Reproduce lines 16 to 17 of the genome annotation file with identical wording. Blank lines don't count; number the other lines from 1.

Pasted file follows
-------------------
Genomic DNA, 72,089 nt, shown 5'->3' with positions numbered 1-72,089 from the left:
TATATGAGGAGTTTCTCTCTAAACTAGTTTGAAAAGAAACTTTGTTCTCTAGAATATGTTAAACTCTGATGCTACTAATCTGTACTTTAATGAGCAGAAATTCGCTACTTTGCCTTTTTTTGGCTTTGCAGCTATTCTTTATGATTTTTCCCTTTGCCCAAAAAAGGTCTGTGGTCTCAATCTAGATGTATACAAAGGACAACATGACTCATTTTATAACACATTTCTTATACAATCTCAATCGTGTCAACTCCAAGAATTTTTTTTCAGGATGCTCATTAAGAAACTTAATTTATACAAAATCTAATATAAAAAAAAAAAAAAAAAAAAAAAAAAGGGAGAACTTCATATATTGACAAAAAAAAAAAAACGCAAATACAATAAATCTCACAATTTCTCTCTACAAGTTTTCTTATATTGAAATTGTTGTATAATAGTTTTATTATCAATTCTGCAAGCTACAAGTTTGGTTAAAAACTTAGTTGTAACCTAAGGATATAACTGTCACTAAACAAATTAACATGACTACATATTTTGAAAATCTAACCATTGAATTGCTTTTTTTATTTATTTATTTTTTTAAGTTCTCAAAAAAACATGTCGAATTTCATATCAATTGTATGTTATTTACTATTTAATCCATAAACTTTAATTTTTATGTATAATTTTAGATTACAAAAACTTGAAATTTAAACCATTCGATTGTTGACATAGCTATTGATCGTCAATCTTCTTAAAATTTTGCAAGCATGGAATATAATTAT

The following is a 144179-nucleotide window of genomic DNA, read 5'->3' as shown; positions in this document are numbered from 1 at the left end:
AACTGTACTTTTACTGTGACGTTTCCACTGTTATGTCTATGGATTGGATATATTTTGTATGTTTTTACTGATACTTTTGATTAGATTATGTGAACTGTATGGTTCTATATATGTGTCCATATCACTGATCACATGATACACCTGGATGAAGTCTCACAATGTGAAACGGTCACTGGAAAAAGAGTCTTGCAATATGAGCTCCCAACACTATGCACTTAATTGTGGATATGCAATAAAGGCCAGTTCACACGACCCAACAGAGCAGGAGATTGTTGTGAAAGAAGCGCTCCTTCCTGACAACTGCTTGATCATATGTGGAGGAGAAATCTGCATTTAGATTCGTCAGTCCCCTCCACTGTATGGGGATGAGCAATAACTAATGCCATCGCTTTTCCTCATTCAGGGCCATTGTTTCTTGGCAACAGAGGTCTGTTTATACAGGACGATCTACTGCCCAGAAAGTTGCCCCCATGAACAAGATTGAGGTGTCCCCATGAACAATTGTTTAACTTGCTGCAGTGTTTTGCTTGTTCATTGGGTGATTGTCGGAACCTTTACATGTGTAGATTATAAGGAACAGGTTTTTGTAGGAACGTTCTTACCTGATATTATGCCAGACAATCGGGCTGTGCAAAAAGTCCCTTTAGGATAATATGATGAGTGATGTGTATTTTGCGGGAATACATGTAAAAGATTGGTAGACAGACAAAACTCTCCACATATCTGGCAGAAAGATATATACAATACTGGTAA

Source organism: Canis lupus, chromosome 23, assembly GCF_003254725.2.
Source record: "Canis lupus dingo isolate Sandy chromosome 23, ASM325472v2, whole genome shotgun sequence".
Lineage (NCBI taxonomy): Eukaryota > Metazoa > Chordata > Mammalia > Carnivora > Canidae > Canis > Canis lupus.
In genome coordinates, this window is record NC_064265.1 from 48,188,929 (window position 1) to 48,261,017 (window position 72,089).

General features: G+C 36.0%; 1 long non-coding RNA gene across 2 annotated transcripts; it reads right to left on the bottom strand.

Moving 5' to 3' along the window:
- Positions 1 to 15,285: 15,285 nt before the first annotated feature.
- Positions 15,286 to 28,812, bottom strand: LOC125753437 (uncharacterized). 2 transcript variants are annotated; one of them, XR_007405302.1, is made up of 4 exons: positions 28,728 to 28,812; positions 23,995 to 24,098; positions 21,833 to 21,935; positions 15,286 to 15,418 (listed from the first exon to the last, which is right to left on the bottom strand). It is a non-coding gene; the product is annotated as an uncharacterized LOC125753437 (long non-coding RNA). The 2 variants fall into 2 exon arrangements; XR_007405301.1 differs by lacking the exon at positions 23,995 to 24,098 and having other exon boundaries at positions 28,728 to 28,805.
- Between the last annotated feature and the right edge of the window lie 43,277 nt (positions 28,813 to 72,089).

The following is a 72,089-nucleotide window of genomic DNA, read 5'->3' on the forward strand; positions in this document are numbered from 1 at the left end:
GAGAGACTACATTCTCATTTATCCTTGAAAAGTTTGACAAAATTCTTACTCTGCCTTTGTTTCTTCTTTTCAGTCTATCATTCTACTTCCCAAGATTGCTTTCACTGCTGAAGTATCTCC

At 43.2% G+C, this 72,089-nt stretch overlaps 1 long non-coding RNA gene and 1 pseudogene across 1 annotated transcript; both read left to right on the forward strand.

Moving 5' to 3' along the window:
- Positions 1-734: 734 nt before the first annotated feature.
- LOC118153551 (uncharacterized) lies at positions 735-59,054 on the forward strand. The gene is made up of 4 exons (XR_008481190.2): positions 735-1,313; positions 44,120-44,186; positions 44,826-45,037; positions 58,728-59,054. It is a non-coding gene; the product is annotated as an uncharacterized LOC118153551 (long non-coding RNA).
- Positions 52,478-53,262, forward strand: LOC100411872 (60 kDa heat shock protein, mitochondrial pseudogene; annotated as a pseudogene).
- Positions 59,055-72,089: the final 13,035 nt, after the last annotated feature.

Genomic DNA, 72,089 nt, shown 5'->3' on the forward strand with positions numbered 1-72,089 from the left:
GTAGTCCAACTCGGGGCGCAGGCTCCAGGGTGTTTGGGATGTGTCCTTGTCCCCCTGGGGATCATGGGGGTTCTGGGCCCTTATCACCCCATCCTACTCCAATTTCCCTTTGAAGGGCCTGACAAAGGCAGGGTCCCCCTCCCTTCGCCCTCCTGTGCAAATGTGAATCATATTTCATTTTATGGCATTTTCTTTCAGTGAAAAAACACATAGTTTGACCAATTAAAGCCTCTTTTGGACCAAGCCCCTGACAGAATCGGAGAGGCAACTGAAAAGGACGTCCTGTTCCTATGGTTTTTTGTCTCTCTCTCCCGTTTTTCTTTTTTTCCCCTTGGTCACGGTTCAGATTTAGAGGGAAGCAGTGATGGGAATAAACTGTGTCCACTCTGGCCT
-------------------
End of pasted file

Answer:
At 43.2% G+C, this 72,089-nt stretch overlaps 1 long non-coding RNA gene and 1 pseudogene across 1 annotated transcript; both read left to right on the forward strand.

Moving 5' to 3' along the window: